This world is lawless. People rape, people kill, people eat each other. Sound familiar? After using his holy sword of justice to destroy a group of mercenaries, their boss Carnegie, played by Gary Oldman, tries to persuade Eli to join his gang. It just so happens that Carnegie is on his own holy pursuit to find the book but for totally different reasons. He intends to use the bible to corrupt. He sees the book as a weapon. So it’s lucky for Carnegie that Eli spends a night in his “hotel” and subsequently realizes that Eli is carrying his much sought after item. What ensues is an all too predictable game of cat and mouse in which Eli and his female companion try to stay one step ahead of Carnegie. They encounter strange people on the way. They almost get caught. Eli kicks arse. They run away. They almost get caught again. They blow sh!t up. They run away again. You think they are giving away the book. They are not. You think they aren’t going to make it out West. They do. There is one genuine twist in the film which I won’t give away, but it doesn’t affect the outcome of the film in the slightest.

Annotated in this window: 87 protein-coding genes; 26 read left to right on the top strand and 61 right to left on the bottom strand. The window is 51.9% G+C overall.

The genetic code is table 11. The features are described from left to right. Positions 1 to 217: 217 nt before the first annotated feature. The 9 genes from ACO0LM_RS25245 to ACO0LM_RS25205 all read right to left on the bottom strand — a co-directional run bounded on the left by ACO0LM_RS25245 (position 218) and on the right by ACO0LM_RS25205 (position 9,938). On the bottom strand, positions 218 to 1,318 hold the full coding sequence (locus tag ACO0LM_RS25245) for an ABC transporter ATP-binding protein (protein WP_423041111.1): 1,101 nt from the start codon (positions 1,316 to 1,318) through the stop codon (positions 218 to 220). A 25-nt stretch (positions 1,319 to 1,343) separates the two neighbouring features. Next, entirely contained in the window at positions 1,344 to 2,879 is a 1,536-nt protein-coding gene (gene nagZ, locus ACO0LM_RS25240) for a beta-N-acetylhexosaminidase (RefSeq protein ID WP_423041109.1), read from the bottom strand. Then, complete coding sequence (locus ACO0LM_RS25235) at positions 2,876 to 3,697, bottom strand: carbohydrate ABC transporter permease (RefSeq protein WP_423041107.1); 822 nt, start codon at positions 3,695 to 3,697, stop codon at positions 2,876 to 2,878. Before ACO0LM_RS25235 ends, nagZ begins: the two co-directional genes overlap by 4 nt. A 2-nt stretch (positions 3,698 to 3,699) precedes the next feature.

At times, “The Book of Eli” is visually stunning. It has a stylish sepia, almost as if the contrast has been turned up so high as if to make you feel like the characters in the film, who are constantly under the threat of being blinded by the sun. It is not 100% confirmed what caused the world in which they live to become the way it has, but we do know that it was a war that started it. Because of the bright, stylized nature of the film, possibly a nuclear as the toned up bright lights reminds me of The Matrix or Highlander Part 2 where wars or science burned holes in the sky to which people must now protect themselves from. The action sequences at times are equally impressive. Denzel does a good job with the fights, though sometimes they feel quite laborious and his movements lackadaisical and highly staged. Obviously they are choreographed fight sequences, but you don’t want to realise this during the film ruining the illusion. He is also helped by the way the directors choose to stage the action. Whether is be filming them in shadow, or making numerous cuts so as to not linger on Denzel too much. One action sequence in particular is quite breathtaking. Eli and his companion are inside a house and Carnegie is outside, and all hell breaks loose. Guns blaze, rockets fire and things get blown up. The camera goes in the house, outside the house. Through the letter box. Through bullet holes. Think one particular shoot out in “Bad Boys 2”, only more impressive. And what makes this scene so impressive is that it appears to happen in one take. Gary Oldman is his usual brilliant self, seamlessly mixing smooth criminal and manic psycho in one fell swoop. The rest of the film, however, is less impressive.